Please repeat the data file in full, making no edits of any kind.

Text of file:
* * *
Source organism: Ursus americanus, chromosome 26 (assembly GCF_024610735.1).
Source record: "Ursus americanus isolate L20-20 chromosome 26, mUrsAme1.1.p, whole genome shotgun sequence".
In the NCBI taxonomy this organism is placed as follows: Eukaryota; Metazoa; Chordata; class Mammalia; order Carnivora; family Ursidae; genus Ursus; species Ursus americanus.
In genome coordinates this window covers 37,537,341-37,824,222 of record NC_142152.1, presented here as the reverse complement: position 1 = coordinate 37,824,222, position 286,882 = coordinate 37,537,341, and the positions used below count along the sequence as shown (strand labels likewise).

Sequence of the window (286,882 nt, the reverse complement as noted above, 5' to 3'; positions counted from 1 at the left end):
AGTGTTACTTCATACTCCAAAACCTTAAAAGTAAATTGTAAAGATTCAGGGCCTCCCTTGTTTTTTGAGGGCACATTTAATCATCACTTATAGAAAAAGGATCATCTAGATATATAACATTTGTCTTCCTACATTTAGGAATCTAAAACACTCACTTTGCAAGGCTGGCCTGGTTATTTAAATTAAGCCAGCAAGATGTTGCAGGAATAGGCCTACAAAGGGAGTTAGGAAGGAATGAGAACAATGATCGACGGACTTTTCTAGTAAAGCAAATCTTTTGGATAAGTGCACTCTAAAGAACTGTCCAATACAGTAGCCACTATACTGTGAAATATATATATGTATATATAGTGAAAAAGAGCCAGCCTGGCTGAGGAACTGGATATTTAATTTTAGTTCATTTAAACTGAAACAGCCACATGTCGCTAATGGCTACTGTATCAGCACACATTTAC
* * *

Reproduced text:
Source organism: Ursus americanus, chromosome 26 (assembly GCF_024610735.1).
Source record: "Ursus americanus isolate L20-20 chromosome 26, mUrsAme1.1.p, whole genome shotgun sequence".
In the NCBI taxonomy this organism is placed as follows: Eukaryota; Metazoa; Chordata; class Mammalia; order Carnivora; family Ursidae; genus Ursus; species Ursus americanus.
In genome coordinates this window covers 37,537,341-37,824,222 of record NC_142152.1, presented here as the reverse complement: position 1 = coordinate 37,824,222, position 286,882 = coordinate 37,537,341, and the positions used below count along the sequence as shown (strand labels likewise).

Sequence of the window (286,882 nt, the reverse complement as noted above, 5' to 3'; positions counted from 1 at the left end):
AGTGTTACTTCATACTCCAAAACCTTAAAAGTAAATTGTAAAGATTCAGGGCCTCCCTTGTTTTTTGAGGGCACATTTAATCATCACTTATAGAAAAAGGATCATCTAGATATATAACATTTGTCTTCCTACATTTAGGAATCTAAAACACTCACTTTGCAAGGCTGGCCTGGTTATTTAAATTAAGCCAGCAAGATGTTGCAGGAATAGGCCTACAAAGGGAGTTAGGAAGGAATGAGAACAATGATCGACGGACTTTTCTAGTAAAGCAAATCTTTTGGATAAGTGCACTCTAAAGAACTGTCCAATACAGTAGCCACTATACTGTGAAATATATATATGTATATATAGTGAAAAAGAGCCAGCCTGGCTGAGGAACTGGATATTTAATTTTAGTTCATTTAAACTGAAACAGCCACATGTCGCTAATGGCTACTGTATCAGCACACATTTAC